culture

People In A Small Mexican Village Use Hammers And Explosives To Celebrate Their History

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The people of San Juan de la Vega, Guanajuato, Mexico have a very peculiar celebration that rocks their town every February. This is what they do:

WindItUpAndBOOM
Credit: Pierre Brown / YouTube

They SMASH bombs with huge hammers. This local tradition has been around for 400 years and it starts on Ash Wednesday, from sunrise to sunset – or until someone REALLY gets hurt.

Here’s what it looks like. First you secure the explosives to the end of the sledgehammer.

SecureTheBomb
Credit: Pierre Brown / YouTube

Then one brave soul takes the hammer to their target: a large metal beam or, in this case, a smaller piece of metal.

BraveSoul
Credit: Pierre Brown / YouTube

After finding the perfect spot, you just windup and slam it down with all your might.

WindItUpAndBOOM
Credit: Pierre Brown / YouTube

READ: Las Mañanitas is the Most Majestic Celebration We Went to As Kids

And, um, you just get up and walk it off.

DontWorryHeIsOkay
Credit: Pierre Brown / YouTube

Why do they do it? To celebrate a historic, folklorish fight over gold.

According to legend, the 400-year-old tradition began with a wealthy gold miner named Juan Aquino de la Vega who entered into an epic battle with gold-stealing bandits. De la Vega won the battle and became a Robin Hood-like around the town.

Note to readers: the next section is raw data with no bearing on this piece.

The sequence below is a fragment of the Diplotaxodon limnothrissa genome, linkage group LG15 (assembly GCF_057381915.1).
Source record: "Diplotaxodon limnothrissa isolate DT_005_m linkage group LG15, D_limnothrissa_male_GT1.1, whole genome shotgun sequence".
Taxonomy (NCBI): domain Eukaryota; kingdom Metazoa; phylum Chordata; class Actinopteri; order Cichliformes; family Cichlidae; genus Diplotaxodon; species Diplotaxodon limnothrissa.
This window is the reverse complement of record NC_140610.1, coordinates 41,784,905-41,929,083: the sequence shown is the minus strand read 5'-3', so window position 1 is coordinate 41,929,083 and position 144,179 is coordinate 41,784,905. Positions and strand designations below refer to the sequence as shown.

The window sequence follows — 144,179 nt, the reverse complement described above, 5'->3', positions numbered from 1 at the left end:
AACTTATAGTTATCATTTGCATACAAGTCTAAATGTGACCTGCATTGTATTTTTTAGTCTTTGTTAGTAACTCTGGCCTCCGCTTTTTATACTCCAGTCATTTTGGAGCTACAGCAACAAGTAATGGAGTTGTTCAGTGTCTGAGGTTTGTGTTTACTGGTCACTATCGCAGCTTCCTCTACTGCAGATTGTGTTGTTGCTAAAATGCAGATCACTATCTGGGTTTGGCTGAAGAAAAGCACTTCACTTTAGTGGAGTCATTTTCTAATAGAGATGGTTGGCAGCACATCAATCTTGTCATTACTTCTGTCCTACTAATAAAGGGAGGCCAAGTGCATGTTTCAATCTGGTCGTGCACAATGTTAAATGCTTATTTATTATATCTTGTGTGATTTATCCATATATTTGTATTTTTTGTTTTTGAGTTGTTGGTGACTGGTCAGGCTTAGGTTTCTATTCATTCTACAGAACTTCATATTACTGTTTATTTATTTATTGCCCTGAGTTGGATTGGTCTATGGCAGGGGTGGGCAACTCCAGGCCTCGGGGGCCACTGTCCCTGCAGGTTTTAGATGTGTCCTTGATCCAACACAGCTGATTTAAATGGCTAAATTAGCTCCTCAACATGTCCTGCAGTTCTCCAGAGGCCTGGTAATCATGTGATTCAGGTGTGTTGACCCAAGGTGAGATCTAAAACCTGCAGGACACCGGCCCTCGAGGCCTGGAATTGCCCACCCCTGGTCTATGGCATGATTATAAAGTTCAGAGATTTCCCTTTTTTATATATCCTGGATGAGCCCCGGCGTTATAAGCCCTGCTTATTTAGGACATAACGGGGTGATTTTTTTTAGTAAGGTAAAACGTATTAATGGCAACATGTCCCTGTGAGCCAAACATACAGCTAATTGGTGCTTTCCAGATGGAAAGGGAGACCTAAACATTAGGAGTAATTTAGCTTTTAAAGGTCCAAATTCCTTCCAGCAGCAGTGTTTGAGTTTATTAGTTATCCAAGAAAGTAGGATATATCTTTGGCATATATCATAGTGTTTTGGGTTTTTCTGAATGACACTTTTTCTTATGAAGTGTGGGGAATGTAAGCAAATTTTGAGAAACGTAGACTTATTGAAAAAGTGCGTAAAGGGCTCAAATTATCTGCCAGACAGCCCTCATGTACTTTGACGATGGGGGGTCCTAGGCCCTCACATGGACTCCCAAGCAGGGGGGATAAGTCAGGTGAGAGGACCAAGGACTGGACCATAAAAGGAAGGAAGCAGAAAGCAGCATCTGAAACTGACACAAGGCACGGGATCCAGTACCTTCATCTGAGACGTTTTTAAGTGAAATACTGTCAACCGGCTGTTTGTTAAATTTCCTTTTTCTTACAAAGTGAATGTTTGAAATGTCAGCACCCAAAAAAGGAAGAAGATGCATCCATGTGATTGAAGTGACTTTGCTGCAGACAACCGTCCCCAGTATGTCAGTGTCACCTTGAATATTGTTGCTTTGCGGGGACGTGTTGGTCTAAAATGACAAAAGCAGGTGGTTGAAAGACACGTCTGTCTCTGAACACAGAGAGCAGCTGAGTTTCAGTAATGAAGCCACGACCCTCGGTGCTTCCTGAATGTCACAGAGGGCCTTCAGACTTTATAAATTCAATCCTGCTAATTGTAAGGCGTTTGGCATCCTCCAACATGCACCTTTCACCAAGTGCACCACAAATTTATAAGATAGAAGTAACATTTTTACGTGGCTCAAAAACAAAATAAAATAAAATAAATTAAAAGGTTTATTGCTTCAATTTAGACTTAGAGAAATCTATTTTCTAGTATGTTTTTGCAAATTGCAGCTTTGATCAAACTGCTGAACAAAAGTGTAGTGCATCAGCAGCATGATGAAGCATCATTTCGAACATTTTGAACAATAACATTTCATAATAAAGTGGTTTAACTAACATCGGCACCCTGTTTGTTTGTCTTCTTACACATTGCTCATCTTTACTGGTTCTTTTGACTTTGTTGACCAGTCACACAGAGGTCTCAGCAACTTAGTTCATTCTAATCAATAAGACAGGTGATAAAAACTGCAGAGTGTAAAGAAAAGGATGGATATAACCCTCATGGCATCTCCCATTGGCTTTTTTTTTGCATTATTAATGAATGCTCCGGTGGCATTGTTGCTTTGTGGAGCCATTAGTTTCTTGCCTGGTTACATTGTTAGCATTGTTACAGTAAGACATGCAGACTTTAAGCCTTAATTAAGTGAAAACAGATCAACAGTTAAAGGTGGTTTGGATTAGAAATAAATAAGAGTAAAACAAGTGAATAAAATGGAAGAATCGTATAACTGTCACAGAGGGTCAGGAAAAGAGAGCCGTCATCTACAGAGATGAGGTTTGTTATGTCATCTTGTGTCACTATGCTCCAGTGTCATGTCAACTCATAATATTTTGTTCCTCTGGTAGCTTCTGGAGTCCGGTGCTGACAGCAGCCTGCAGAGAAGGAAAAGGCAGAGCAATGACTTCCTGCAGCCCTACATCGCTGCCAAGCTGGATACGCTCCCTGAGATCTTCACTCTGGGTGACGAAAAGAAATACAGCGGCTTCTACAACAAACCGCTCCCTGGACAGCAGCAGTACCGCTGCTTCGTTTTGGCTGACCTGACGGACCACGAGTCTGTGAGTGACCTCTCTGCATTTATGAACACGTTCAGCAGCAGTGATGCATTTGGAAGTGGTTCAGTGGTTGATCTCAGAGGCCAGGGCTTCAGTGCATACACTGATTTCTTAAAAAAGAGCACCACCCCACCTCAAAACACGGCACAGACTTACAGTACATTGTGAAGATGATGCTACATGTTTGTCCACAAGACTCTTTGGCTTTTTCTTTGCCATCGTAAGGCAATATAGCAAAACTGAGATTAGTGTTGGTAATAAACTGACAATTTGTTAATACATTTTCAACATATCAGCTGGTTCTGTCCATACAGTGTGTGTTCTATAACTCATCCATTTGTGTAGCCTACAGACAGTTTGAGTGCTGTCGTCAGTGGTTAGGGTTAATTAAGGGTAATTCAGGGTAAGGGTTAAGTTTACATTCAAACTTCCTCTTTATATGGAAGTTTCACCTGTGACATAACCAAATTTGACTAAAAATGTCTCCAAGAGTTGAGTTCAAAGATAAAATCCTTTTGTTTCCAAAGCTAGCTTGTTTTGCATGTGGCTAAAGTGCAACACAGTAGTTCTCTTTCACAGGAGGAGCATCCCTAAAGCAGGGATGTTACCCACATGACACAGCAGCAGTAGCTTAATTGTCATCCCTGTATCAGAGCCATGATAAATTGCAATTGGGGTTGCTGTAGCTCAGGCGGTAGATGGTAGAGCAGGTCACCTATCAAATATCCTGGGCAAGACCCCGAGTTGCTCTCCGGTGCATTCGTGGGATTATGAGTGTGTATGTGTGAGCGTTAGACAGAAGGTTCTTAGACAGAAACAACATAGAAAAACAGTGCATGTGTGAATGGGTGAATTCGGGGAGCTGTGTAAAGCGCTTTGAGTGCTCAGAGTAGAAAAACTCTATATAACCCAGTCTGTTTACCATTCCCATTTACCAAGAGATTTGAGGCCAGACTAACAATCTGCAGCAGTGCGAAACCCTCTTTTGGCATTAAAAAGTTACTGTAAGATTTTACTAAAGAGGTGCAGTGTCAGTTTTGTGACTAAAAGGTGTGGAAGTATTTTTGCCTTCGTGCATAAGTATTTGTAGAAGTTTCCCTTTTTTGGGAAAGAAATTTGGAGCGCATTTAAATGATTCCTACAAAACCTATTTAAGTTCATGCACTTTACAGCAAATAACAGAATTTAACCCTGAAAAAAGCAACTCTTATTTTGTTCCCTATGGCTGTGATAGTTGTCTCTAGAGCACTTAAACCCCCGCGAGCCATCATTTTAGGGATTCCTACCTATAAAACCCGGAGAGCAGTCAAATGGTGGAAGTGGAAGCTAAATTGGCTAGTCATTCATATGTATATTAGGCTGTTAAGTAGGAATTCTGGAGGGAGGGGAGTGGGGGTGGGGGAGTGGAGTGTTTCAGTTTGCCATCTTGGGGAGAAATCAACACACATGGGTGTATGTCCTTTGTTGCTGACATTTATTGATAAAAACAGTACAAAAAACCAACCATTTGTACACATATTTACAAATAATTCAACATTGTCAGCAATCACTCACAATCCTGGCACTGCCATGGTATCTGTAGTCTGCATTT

READ: Here Are How Some Latin American Countries Celebrate Valentine’s Day

The explosions are supposed to represent the moment Juan Aquino de la Vega won the fight against the gold bandits.

hammber-bomb

Sounds like… fun?

Co-author: Adriana Venegas

Would you take part in they festival if you were there? Share this story with your friends and see who you should take on your next Mexican road trip!

Guatemalans Prefer This Sport Over Fútbol

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Guatemalans Prefer This Sport Over Fútbol

CREDIT: @DANIELE_VOLPE / Instagram

Basketball has made life better. For the indigenous people of the Lake Atitlán part of Guatemala, basketball — no, not soccer — has taken over the impoverished town. So much so that as many as 800 people in s a small town gather around to watch a game of b-ball.

“It’s not like futbol,” Otto Gonzalez said as he watched his daughter play a game. “But basketball is important in Guatemala, especially in some of the towns around here.”

It’s important not only because it’s more acceptable for his daughter to play the game — unlike soccer — but because there’s a connection to juego de pelota or ball game, an ancient Mayan game where players used their thighs and shoulders to put a ball through a vertical hoop.

WATCH: Venezuelan Reporter Yuvi Pallarés Gets Naked to Deliver the News, Like Totally Naked

“Running a rubber ball through a hoop — that appeals to them. There’s a skill involved, and practice and team coordination. These are things that expand on the ancient past, so there’s a tremendous legacy there,” says Dr. Richard Hansen, an archaeologist who has studied Mayan culture in Guatemala, to the New York Times.

Since the indigenous people have long been oppressed and enslaved thus losing the chance to embrace and appreciate their traditions, Basketball has allowed them to reconnect with their Mayan culture.

“Basketball is a game where they have an opportunity to appreciate the history they’ve had,” Hansen said. “Their ancestors essentially invented it.”

Check out the amazing pictures from The New York Times here.

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